Converting EP Studios Website to a WordPress Site

For quite some time I have been bothered by the EP Studios website. Although created in 2004, it had an amateurish, out-dated, 90s-website appearance from the get-go. I was initially proud of it anyway, because I had to learn on my own how to set up an Apache server, write the HTML, set the file permissions, etc. It was my own site, on my own computer! Nevertheless there was little doubt that, aesthetically, it sucked. When I started blogging a few years back, I installed WordPress on my server and linked the blog page to my home page. Initially the default themes for WordPress were not much prettier than my website, but with WordPress 3 and themes like TwentyTen, suddenly the blog page looked a million times better than the rest of the site. I had read about hosting a whole website on WordPress, and so I decided to proceed.

The first issue, which turned out to be the most time-consuming issue of the project, was related to the fact that I had installed WordPress originally in a sub-directory of the root of my website.  In other words, on my webserver Sluggo, was /srv/www/htdocs/, but all the blog stuff was at /srv/www/htdocs/blog/.  My home page had to be at for people to find my site, but in actuality if I was using WordPress for my home page it would have to be at  I looked at the WordPress Codex for information on moving the WordPress files to a different directory.  This is an intimidating process, with the possibility of having to edit the MySql database directly to fix broken links.  I didn’t want to tackle that.  The answer to my dilemma was redirection, i.e. when the user went to he or she would automatically be sent to  I tried to use a .htaccess file to do this, adding the mod_rewrite module to Apache, doing everything correctly, and I couldn’t get it to work.  I’m not sure why.  The solution I came up with was simple though.  I replaced the index.html file in my root directory with the following index.php file:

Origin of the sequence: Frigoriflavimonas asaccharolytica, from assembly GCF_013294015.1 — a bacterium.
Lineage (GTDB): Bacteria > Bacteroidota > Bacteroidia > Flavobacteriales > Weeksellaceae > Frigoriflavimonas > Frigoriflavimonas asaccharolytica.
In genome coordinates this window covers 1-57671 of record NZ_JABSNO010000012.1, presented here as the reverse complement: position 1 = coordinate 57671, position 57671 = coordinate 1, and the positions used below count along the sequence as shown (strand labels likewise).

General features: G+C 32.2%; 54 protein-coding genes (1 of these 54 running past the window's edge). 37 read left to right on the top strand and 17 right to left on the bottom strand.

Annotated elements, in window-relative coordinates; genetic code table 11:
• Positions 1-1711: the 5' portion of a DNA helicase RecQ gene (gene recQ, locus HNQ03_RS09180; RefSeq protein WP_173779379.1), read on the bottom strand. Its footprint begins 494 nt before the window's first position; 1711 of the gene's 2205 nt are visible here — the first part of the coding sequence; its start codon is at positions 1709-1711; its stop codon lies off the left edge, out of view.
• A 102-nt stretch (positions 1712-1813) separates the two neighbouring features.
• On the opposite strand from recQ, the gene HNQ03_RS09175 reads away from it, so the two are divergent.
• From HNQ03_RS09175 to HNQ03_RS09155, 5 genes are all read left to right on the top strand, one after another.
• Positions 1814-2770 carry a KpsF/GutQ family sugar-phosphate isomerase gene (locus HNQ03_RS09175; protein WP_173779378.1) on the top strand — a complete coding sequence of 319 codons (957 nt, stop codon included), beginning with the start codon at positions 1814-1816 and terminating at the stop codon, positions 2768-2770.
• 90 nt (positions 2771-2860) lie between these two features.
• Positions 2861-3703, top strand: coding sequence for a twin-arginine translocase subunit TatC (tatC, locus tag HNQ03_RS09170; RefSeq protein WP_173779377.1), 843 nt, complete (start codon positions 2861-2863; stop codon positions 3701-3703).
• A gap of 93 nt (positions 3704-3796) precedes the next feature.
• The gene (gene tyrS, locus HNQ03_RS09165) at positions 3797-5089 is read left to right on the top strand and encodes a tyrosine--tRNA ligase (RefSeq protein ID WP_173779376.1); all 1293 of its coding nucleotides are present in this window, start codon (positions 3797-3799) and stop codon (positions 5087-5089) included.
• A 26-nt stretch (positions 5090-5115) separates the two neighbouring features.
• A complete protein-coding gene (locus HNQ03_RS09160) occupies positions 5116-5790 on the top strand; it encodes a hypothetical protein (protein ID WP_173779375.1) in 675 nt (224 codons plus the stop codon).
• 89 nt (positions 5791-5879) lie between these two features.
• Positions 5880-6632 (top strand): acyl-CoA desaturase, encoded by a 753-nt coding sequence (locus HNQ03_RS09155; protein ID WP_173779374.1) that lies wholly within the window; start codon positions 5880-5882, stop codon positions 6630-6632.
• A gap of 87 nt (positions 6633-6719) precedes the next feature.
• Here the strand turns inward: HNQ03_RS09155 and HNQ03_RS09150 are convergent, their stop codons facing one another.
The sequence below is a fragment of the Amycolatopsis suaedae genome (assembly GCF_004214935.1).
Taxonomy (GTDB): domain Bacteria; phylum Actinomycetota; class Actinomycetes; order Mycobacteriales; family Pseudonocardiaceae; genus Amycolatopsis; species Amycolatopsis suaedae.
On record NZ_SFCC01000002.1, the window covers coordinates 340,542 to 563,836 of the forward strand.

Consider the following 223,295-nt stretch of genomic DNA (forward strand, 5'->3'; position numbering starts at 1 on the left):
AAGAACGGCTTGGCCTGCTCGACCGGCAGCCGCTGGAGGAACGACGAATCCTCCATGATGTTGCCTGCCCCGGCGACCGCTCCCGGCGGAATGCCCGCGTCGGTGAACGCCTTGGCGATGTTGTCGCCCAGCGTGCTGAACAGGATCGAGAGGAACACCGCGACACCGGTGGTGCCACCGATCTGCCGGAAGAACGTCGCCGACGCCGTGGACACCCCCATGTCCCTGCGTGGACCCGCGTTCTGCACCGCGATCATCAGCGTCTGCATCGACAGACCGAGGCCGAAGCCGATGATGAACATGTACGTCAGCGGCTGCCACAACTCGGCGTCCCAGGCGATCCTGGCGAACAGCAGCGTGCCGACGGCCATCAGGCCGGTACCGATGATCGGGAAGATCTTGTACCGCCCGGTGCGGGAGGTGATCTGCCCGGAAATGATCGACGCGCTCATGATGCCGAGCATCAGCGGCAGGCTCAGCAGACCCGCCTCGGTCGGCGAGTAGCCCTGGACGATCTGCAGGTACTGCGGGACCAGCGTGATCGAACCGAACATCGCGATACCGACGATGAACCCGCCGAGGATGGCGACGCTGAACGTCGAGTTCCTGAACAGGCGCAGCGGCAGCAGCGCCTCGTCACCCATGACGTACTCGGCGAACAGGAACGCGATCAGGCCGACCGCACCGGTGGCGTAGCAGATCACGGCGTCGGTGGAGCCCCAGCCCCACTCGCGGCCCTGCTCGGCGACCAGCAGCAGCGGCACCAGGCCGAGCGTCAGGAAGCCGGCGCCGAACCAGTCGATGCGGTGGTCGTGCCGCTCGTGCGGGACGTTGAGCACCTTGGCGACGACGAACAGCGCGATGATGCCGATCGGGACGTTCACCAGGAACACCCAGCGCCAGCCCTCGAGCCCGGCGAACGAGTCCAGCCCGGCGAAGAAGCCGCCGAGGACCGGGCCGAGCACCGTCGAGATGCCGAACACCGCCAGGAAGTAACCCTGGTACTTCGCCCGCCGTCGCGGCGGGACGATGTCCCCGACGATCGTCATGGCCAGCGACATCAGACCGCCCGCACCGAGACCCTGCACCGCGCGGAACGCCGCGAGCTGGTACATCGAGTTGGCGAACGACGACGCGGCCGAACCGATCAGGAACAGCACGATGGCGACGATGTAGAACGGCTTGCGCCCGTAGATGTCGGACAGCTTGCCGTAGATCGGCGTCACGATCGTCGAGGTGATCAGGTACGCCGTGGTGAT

<?php header("Location: /blog/index.php"); ?>

This smoothly redirects as desired.  The rest was easy.  I created static pages in WordPress, then cut and pasted HTML content from the original web pages.  I updated some links, e.g. some images that were in the ./images directory compared to my original root had to be changed to ../images relative to the /blog directory.  I used the Reading Settings of WordPress to set my new Home page, and created a blank page named “Blog” and set it as my blog page.  The old posts automatically went to the Blog page, and that was pretty much it.  Now my whole website uses the nice TwentyTen WordPress theme, and content is easy to add and edit from any computer.  Thanks to Matt Mullenweg and the WordPress team for such great, free, open-source software!


By mannd

I am a retired cardiac electrophysiologist who has worked both in private practice in Louisville, Kentucky and as a Professor of Medicine at the University of Colorado in Denver. I am interested not only in medicine, but also in computer programming, music, science fiction, fantasy, 30s pulp literature, and a whole lot more.

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